Although diet strongly shapes the composition and function of the gut microbiota, only a small number of controlled clinical dietary intervention studies targeting the human gut microbiota have been reported (Cotillard et al., 2013; Brahe et al., 2015; Thompson et al., 2017). Recently, a diet rich in fiber was shown to significantly improve glucose control and promote a healthier metabolic profile in T2DM patients (Zhao et al., 2018). Other studies showed marked interindividual variation in postprandial glycemic responses after consumption of identical meals (Zeevi et al., 2015). Consideration of microbial composition alongside known T2DM risk factors (e.g., body mass index, fasting glucose levels) enabled accurate glucose response prediction, thus allowing design of more effective, personalized diets for improved glycemic control (Zeevi et al., 2015).
Multispecies microbial supplements
Despite encouraging evidence from animal models in which inflammatory conditions were successfully treated via gut microbiota manipulation (Table 2), data from human trials is less conclusive. Findings from recent work showed that the ability of an introduced microbe to successfully colonize the gut depends on the structure of the resident gut microbiota (Zhang et al., 2016; Zmora et al., 2018), a factor that has so far been overlooked in microbial intervention–based clinical trials and that might explain discrepancies in animal models and human trials.
Nonetheless, intervention with a multispecies consortium of bacteria was shown to be effective in the induction and maintenance of remission in patients with UC (Mimura et al., 2004; Sood et al., 2009), but not in those with CD (Fedorak et al., 2015). Four months of daily supplementation with the same consortium led to significant improvements in fatty liver disease severity, reductions in body mass index, and increases in glucagon-like peptide levels in children with obesity (Alisi et al., 2014). Meta-analysis of intervention trials in which various combinations of bacterial strains were administered to adults with T2DM showed moderate improvements in hyperglycemia (Samah et al., 2016). Moreover, probiotic supplementation during the first 27 d of life reduced risk of islet autoimmunity in a large multicenter prospective cohort study of children at high genetic risk for T1DM, compared with no supplementation or supplementation later in infancy (Uusitalo et al., 2016).
Reduced allergic sensitization was also demonstrated in a meta-analysis of randomized trials of early-life oral microbial interventions (Elazab et al., 2013). Additionally, in a recent follow up of a trial in which children with peanut allergies were randomized to receive either placebo or oral peanut immunotherapy combined with daily L. rhamnosus GG (LGG) for 18 mo, 67% of children in the immunotherapy/probiotic group remained desensitized to peanuts 4 yr after the intervention compared with 4% in the placebo group (Hsiao et al., 2017). This observation provides promising results for the long-term efficacy of a combined intervention approach in preventing food allergies; however, as the trial lacked control groups that received either oral immunotherapy or microbial supplementation alone, it remains to be determined whether the observed beneficial effect is attributable to the immunotherapy, the microbial supplementation, or both. Nevertheless, these observations are encouraging and warrant further controlled trials.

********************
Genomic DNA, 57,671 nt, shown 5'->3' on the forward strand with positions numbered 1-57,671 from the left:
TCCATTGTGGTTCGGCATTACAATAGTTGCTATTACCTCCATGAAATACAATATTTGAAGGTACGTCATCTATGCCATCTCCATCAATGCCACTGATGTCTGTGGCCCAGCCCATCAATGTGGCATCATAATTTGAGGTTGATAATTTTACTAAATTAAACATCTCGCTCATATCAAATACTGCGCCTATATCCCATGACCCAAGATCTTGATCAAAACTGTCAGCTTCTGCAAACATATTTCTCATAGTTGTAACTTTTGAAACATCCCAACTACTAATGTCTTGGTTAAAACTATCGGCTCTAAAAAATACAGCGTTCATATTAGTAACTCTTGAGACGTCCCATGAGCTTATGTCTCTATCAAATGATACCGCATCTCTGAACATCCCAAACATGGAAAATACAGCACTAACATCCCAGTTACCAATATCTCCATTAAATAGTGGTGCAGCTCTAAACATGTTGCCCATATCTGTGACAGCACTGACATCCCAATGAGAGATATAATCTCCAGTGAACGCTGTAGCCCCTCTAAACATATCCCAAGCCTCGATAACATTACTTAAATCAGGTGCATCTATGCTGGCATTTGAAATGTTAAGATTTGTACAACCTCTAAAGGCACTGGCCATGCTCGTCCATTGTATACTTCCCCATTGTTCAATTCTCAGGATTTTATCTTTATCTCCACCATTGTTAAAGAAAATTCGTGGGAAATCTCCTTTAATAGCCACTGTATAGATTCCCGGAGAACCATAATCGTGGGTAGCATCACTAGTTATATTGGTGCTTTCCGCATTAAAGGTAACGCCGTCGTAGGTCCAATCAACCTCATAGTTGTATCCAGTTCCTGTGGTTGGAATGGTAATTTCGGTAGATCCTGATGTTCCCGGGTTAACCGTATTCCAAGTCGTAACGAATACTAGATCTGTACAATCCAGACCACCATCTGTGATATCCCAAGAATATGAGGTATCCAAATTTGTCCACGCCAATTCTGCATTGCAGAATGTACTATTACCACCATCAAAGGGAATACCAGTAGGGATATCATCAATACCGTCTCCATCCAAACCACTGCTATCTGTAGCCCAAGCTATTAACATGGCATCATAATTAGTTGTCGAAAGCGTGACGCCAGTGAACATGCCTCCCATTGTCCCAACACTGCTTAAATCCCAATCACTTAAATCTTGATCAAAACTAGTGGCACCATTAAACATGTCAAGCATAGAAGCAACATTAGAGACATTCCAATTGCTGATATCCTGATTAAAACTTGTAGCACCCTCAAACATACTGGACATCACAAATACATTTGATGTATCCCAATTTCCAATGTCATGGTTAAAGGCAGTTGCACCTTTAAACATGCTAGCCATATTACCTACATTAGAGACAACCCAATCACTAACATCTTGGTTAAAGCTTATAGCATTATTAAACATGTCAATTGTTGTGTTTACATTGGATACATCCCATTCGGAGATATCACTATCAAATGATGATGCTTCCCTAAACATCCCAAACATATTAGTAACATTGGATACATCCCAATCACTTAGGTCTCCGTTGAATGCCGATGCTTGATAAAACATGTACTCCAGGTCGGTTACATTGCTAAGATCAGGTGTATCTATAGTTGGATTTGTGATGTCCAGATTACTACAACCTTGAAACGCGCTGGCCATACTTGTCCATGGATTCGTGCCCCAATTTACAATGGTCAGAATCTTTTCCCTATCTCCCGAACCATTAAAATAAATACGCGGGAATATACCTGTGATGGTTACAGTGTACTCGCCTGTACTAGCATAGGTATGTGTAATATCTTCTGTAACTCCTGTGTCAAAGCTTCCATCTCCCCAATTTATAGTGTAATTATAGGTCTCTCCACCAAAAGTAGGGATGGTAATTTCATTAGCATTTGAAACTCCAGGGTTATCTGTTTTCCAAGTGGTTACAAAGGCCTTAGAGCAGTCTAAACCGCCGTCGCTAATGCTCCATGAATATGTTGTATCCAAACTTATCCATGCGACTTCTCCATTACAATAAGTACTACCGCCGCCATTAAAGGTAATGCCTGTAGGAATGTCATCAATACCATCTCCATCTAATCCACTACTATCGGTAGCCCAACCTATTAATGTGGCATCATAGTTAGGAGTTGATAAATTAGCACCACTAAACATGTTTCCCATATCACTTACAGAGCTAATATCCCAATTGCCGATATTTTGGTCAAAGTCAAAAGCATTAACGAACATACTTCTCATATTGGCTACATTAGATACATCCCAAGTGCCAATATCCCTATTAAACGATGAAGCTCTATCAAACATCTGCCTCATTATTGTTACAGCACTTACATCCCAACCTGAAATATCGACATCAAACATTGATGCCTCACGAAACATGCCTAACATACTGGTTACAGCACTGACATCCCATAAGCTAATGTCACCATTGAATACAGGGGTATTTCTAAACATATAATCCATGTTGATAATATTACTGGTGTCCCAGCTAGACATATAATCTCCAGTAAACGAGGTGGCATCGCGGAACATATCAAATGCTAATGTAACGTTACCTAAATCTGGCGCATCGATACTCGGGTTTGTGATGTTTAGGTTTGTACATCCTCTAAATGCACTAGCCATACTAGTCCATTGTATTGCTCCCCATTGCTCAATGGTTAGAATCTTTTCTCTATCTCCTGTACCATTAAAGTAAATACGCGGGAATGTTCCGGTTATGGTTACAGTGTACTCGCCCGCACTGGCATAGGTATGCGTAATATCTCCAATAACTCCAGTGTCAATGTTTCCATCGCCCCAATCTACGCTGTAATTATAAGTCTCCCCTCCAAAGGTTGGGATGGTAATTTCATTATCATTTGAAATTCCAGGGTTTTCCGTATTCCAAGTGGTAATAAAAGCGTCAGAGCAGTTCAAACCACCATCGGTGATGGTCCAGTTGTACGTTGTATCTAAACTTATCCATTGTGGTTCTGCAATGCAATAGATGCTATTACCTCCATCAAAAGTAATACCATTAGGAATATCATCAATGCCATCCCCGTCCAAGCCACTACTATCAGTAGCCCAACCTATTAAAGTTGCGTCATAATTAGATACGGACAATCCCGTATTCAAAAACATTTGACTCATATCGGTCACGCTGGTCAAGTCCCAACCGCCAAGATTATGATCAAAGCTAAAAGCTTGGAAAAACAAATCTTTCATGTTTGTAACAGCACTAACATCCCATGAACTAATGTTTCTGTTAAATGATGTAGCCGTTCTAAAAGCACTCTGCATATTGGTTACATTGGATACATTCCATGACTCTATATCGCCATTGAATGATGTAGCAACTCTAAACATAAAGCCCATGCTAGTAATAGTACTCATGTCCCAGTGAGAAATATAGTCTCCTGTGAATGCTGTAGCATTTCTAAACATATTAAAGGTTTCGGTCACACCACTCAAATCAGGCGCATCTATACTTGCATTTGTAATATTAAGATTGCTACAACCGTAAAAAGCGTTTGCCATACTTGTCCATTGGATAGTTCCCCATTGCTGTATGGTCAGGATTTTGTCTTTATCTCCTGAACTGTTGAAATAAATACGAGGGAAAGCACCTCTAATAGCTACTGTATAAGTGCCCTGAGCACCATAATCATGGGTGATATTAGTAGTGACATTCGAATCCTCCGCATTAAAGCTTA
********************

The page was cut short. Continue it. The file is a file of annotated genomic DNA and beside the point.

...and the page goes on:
Despite promising outcomes of early-life oral microbial supplementation on reduction of atopic sensitization in children, trials have not shown benefits on development of atopic asthma or wheeze (Elazab et al., 2013). A recent study examining the effect of early-life (birth to 6 mo of age) LGG supplementation in infants at high risk for asthma found no significant effect of LGG on the development of asthma at 3 yr of age (Cabana et al., 2017). However, a subsequent analysis showed that LGG supplementation partially abrogated delayed gut microbiota bacterial diversification and resolved metabolic dysfunction observed in placebo-supplemented high-risk infants (Durack et al., 2018). Furthermore, the associated products of LGG-supplemented fecal microbiomes induced significantly more T reg cells ex vivo. However, LGG colonization and associated benefits of metabolic reprogramming were not sustained (Durack et al., 2018), perhaps suggesting the need for longer-term or earlier (e.g., during pregnancy) intervention or use of a multispecies microbial cocktail with enhanced capacity for competitive colonization of the neonatal gut to achieve long-term efficacy. Despite the negative outcome of this trial, it verifies the plastic nature of the early-life gut microbiome, demonstrates that microbial supplementation is safe and well tolerated in infancy, and provides encouraging data suggesting that gut microbiome–mediated metabolism may be reengineered to promote induction of immune tolerance.
Intervention studies involving live microbial supplementation have shown encouraging results, although more attention to microbial strain selection based on functional attributes, defined timing or duration of supplementation, and/or tailoring of the supplemented organisms to the endogenous gut microbiome of the recipient may significantly improve efficacy in future studies. Ongoing studies are focused on understanding the basis of microbe–microbe interactions in order to identify discrete gut microbiomes that more readily respond to specific microbial interventions.